Will HP's Saudi plant dominate the mid-market?

HP announced the partners and its strategy for its Saudi Arabian assembly plant last week, with a very definite message—HP wants a bigger slice of the SMB market.

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By  Mark Sutton Published  June 28, 2003

HP announced the partners and its strategy for its Saudi Arabian assembly plant last week, with a very definite message—HP wants a bigger slice of the SMB market.

This marks a change from what the company said when Saudi assembly was first announced, when the plan was to focus exclusively on tender business—but should local white box builders be concerned?

The plans for the assembly plant are quite straightforward. HP with its partners will turn out some 80,000 mid-range PCs per year, which will go to fulfil government tenders, and to tier two resellers across the Middle East through Aptec, and Nahil Distribution within Saudi.

As far as the tender business goes, there should be little change. HP, along with Dell and IBM already takes the majority of government tender business in Saudi, and while the plant may give HP an edge in terms of local fulfilment and time to market (as well as winning favour for creating jobs in the Kingdom) it won’t upset the current balance.

The SMB market may be a different story. The Saudi SMB sector is very much still developing, but as it grows and takes on IT, it is obviously going to be a very large market indeed. The plant will be built with the capacity to produce 250,000 PCs per year if required, but the question would be where will these PCs go?

I don’t think white box assemblers in Saudi have anything to fear from HP, at least no more than they should be worried about any other brand name PC. The local assemblers are under the same pressures that their counterparts in the rest of the region, and indeed the world are—tumbling prices on branded desktops are bringing the big names into competition with them.

As the SMB market matures so brands will take a larger share of the white box business, but there will always be ways that a local assembler can beat brands on price. Some assemblers will feel the squeeze more than others, but unless HP decides to be ultra-aggressive on pricing, then the two will be operating at different ends of the market.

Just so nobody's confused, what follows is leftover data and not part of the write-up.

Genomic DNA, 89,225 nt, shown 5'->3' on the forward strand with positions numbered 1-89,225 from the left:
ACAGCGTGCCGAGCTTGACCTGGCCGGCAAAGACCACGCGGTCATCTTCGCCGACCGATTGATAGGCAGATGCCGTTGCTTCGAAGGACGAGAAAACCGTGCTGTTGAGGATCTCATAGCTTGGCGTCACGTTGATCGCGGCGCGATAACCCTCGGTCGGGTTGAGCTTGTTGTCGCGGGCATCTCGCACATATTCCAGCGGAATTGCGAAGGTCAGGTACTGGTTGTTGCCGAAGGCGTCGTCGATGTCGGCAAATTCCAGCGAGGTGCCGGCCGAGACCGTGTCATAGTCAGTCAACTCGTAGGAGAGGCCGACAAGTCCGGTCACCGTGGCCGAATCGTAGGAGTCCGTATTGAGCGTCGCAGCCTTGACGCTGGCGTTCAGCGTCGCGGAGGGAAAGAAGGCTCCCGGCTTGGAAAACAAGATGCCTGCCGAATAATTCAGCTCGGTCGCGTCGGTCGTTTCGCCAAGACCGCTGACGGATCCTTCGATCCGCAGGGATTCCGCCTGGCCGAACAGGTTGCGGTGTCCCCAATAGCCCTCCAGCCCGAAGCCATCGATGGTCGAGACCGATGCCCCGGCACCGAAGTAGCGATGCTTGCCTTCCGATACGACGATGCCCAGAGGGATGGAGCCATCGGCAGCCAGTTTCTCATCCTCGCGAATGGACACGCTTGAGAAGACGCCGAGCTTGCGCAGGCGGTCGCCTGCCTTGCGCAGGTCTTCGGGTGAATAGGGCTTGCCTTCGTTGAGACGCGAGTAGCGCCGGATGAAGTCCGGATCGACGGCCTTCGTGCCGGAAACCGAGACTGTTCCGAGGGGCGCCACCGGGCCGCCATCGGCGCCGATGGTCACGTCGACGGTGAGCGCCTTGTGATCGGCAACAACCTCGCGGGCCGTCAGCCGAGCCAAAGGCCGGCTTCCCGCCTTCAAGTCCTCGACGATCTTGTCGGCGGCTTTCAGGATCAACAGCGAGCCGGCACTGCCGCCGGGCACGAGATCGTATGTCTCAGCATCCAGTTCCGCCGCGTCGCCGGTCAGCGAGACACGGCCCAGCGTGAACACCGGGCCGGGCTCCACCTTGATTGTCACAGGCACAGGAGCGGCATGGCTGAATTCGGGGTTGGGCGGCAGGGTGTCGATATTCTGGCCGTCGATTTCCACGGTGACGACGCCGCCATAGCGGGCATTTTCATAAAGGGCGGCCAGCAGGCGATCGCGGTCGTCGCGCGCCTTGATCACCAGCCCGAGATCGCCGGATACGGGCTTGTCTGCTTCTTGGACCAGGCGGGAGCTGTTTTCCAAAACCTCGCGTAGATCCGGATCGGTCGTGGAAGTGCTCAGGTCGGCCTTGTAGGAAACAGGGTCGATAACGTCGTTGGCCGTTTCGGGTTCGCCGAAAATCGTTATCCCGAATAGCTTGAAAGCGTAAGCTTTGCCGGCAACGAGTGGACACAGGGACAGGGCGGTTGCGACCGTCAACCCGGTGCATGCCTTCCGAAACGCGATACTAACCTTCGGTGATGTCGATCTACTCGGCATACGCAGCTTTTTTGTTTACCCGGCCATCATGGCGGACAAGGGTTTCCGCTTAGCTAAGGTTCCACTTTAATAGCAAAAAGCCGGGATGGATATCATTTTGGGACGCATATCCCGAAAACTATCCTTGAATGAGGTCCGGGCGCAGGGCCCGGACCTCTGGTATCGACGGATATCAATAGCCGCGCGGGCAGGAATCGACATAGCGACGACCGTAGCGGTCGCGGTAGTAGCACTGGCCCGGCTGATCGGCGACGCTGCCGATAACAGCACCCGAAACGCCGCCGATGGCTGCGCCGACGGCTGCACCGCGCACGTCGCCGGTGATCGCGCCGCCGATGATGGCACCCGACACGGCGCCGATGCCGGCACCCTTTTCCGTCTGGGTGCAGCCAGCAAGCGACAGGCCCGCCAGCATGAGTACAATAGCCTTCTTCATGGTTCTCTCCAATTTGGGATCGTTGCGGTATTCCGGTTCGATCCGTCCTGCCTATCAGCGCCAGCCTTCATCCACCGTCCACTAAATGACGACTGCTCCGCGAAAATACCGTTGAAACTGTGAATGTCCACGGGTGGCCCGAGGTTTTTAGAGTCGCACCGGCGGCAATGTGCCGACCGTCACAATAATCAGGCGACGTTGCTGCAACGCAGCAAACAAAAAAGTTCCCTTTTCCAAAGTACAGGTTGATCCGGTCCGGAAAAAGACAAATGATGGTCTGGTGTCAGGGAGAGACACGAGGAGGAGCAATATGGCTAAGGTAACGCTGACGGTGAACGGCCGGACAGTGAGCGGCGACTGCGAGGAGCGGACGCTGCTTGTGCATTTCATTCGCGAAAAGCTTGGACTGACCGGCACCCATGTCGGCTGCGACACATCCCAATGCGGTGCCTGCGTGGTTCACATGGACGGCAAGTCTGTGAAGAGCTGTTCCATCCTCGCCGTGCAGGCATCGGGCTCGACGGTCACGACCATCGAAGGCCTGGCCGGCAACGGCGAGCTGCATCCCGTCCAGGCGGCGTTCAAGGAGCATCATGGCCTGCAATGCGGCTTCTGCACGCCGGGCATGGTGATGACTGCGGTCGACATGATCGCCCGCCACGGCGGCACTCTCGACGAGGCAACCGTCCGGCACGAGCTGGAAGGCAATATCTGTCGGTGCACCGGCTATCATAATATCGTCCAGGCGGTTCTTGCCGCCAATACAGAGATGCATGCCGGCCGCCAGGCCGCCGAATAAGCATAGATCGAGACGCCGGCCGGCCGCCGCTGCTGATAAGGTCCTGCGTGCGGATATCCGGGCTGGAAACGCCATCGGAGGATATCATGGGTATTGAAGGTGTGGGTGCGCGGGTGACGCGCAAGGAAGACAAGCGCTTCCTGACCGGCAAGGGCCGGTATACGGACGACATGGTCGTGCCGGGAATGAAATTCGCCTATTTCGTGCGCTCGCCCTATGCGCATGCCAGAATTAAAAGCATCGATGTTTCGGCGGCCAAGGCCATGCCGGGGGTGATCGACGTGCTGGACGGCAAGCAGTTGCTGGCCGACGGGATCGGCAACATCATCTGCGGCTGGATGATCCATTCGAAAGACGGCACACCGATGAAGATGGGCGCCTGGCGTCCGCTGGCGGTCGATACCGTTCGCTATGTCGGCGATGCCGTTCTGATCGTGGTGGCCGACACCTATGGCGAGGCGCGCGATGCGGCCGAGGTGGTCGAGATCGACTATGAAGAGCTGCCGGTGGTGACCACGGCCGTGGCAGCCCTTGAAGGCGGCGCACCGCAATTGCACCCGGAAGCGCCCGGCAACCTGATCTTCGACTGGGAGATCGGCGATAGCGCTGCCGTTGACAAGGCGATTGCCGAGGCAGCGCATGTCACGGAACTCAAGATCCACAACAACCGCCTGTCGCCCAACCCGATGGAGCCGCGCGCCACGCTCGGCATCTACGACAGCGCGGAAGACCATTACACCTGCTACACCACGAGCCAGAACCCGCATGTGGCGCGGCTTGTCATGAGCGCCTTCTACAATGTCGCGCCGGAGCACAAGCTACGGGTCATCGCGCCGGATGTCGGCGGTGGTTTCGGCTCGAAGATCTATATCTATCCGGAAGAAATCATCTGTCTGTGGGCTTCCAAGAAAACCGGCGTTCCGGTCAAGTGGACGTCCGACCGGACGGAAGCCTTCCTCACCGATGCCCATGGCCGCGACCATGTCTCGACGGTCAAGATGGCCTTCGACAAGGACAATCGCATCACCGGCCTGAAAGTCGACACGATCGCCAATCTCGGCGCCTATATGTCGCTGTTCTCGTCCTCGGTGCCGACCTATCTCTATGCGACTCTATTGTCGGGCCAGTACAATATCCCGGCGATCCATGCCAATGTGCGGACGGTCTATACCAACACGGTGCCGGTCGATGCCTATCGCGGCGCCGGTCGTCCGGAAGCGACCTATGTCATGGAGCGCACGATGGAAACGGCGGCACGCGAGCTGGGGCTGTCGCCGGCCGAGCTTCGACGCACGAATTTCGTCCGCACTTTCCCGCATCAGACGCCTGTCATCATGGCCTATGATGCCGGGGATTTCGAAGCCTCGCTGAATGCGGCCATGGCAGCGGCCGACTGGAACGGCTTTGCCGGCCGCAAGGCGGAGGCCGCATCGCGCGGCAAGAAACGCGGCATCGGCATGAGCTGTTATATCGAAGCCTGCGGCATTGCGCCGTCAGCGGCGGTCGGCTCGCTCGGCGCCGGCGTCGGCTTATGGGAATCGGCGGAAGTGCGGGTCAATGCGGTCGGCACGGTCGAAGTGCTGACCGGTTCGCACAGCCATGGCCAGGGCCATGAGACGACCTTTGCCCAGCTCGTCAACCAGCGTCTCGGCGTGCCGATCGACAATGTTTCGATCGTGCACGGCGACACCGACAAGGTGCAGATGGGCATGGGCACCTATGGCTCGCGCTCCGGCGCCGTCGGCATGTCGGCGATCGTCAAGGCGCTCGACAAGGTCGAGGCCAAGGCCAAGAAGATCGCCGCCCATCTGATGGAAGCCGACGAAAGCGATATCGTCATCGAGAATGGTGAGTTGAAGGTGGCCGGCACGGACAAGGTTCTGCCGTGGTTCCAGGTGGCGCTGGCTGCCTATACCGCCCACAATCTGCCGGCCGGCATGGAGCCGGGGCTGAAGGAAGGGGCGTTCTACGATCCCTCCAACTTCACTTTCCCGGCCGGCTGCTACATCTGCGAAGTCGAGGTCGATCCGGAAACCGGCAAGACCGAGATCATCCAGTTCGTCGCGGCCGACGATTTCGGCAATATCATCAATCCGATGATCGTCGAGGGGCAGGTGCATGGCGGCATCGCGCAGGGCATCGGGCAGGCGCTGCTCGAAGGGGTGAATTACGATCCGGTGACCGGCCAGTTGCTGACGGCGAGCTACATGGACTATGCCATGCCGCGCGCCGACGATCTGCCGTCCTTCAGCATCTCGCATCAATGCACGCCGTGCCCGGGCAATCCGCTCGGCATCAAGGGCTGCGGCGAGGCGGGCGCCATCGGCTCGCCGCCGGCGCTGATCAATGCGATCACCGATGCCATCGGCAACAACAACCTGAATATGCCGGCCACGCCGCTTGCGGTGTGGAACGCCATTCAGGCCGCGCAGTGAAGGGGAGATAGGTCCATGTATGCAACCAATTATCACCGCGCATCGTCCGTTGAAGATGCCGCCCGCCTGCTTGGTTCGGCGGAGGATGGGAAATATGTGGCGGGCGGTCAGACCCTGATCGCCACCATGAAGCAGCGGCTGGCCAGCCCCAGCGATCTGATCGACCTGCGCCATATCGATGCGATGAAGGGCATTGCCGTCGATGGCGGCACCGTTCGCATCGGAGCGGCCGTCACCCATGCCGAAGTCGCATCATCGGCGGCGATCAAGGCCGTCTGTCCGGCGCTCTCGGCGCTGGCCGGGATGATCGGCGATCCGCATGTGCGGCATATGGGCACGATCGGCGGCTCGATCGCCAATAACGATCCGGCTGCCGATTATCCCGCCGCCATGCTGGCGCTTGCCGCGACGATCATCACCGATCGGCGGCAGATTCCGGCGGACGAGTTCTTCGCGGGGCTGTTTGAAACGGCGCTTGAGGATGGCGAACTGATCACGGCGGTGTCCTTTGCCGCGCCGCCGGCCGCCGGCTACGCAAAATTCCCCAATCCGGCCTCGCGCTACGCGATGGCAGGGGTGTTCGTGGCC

Pricing is an interesting question. In other regions where HP has implemented similar projects the PCs have been firmly aimed at the lower end of the branded market, yet here HP will be producing a mid-market model. Considering that the company and its partners have to pay to set up the plant—they are starting from scratch—and will not have the same skilled, cheap workforce that they would get in the Far East, it is hard to see how they can shave much off price, certainly not enough to go up against local assemblers.

Where pricing could make a difference is for the more mature markets outside of Saudi. As a ‘product of the GCC’, the HP PC will be customs duty exempt, giving it a 5% advantage over competitors. If HP chooses to stick to producing PCs primarily for Saudi Arabia, then I can’t see a massive change occurring. If however it decides to ramp up production to ship significant numbers of PCs into the rest of the GCC, it will be a different story.

In markets such as Dubai, where local assemblers have gone some way to establishing their own brands, and tier two PC companies are actively chasing SMB customers, a competitively-priced HP desktop, being pushed aggressively through a regional distributor could make a real dent in market share for the existing SMB PC suppliers.

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